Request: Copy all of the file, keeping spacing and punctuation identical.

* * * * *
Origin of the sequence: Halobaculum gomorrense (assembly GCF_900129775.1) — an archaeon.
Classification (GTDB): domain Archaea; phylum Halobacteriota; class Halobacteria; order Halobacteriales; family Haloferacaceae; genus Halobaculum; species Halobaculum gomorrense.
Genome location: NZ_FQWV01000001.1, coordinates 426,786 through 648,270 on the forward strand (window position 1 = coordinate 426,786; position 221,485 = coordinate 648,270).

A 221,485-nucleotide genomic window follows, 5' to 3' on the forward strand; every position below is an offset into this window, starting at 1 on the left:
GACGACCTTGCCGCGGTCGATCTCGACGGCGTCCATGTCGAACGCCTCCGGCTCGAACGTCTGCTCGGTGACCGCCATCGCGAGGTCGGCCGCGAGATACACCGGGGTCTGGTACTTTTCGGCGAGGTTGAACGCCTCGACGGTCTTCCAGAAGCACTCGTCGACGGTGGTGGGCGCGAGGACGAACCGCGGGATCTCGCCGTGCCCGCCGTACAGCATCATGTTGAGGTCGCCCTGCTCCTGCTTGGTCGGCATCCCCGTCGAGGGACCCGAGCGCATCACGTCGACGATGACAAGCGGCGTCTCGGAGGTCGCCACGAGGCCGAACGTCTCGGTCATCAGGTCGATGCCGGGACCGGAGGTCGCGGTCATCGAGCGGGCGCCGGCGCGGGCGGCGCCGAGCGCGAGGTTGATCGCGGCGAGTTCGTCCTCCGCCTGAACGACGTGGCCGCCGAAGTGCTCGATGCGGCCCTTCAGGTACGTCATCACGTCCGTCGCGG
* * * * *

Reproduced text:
Origin of the sequence: Halobaculum gomorrense (assembly GCF_900129775.1) — an archaeon.
Classification (GTDB): domain Archaea; phylum Halobacteriota; class Halobacteria; order Halobacteriales; family Haloferacaceae; genus Halobaculum; species Halobaculum gomorrense.
Genome location: NZ_FQWV01000001.1, coordinates 426,786 through 648,270 on the forward strand (window position 1 = coordinate 426,786; position 221,485 = coordinate 648,270).

A 221,485-nucleotide genomic window follows, 5' to 3' on the forward strand; every position below is an offset into this window, starting at 1 on the left:
GACGACCTTGCCGCGGTCGATCTCGACGGCGTCCATGTCGAACGCCTCCGGCTCGAACGTCTGCTCGGTGACCGCCATCGCGAGGTCGGCCGCGAGATACACCGGGGTCTGGTACTTTTCGGCGAGGTTGAACGCCTCGACGGTCTTCCAGAAGCACTCGTCGACGGTGGTGGGCGCGAGGACGAACCGCGGGATCTCGCCGTGCCCGCCGTACAGCATCATGTTGAGGTCGCCCTGCTCCTGCTTGGTCGGCATCCCCGTCGAGGGACCCGAGCGCATCACGTCGACGATGACAAGCGGCGTCTCGGAGGTCGCCACGAGGCCGAACGTCTCGGTCATCAGGTCGATGCCGGGACCGGAGGTCGCGGTCATCGAGCGGGCGCCGGCGCGGGCGGCGCCGAGCGCGAGGTTGATCGCGGCGAGTTCGTCCTCCGCCTGAACGACGTGGCCGCCGAAGTGCTCGATGCGGCCCTTCAGGTACGTCATCACGTCCGTCGCGG